Cassetta degli attrezzi: Scholar Google

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Scholar Google è il motore di ricerca prodotto da Google per venire incontro alle esigenze di ricerca della comunità scientifica. Non è un motore di ricerca generalista come Google, ma va a ricercare esclusivamente nella scholarly literature cioè tra gli articoli sicentifici peer review, tra i libri, le tesi, gli archivi di preprint

Insomma, se per le tue ricerche bibliografiche vuoi usare il web, questo è uno strumento valido (prova anche Scirus della Elsevier)

Impariamo a conoscere meglio Scholar Google per usarne tutte le potenzialità.

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Ecco come si presentano i risultati di una ricerca in Scholar Google:

  1. La prima riga ti porta all’abstract o al full text dell’articolo (se disponibile liberamente in rete)
  2. Cited by: quante citazioni ha ricevuto l’articolo (è un indicatore importante della diffusione e del peso dell’articolo nella comunità scientifica)
  3. Library Links (online): ti serve per verificare se la tua biblioteca ha il full text dell’articolo. er gli utenti di Politecnico: se non torvate automaticamente la dicitura SFX – FullText – bisogna impostare questa funzione su: Scholar preferences (a dx del box di ricerca); Library Links; scegliere Politecnico di Milano – Italy- (SFX – FullText)
  4. Library Links (offline): localizza le biblioteche che posseggono copia cartacea dell’articolo
  5. Group of: segnala articoli collegati al nostro o meglio versioni precedenti dell’articolo, preprint, post print, draft…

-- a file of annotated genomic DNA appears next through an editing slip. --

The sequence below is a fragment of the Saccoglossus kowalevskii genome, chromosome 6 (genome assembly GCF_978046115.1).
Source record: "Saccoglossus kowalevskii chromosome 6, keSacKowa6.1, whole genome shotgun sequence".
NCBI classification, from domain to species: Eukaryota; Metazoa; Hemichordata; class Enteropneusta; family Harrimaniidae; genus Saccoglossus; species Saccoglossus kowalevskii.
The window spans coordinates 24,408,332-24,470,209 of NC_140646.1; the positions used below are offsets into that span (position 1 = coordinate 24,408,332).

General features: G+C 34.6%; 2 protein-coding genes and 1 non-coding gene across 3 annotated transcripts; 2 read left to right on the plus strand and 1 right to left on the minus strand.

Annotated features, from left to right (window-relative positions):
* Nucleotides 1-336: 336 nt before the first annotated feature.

6. Ricerca le informazioni sull’articolo in Google
  7. BL Direct: puoi chiedere l’articolo attraverso un document delivery a pagamento alla British Library di Londra. Attenzione, verifica sempre prima con la tua biblioteca se non è possibile trovare l’articolo attraverso il document delivery

  • Lo sai che Google Scholar permette l’esportazione diretta dei risultati in molti gestori di bibliografie tra cui Refworks? Per saperne di più clicca qui
  • Usa una modalità di ricerca avanzata.
  1. Cerchi un autore specifico? Author search is one of the most effective ways to find a specific paper. If you know who wrote the paper you’re looking for, you can simply add their last name to your search terms. For example:
    The search [friedman regression] returns papers on the subject of regression written by people named Friedman. If you want to search on an author’s full name, or last name and initials, enter the name in quotes: [“jh friedman”].
    When a word is both a person’s name and a common noun, you might want to use the “author:” operator. This operator only affects the search term that immediately follows it, and there must be no space between “author:” and your search term. For example:
    [author:flowers] returns papers written by people with the name Flowers, whereas [flowers -author:flowers] returns papers about flowers, and ignores papers written by people with the name Flowers (a minus in front of a search term excludes results that contain this search term).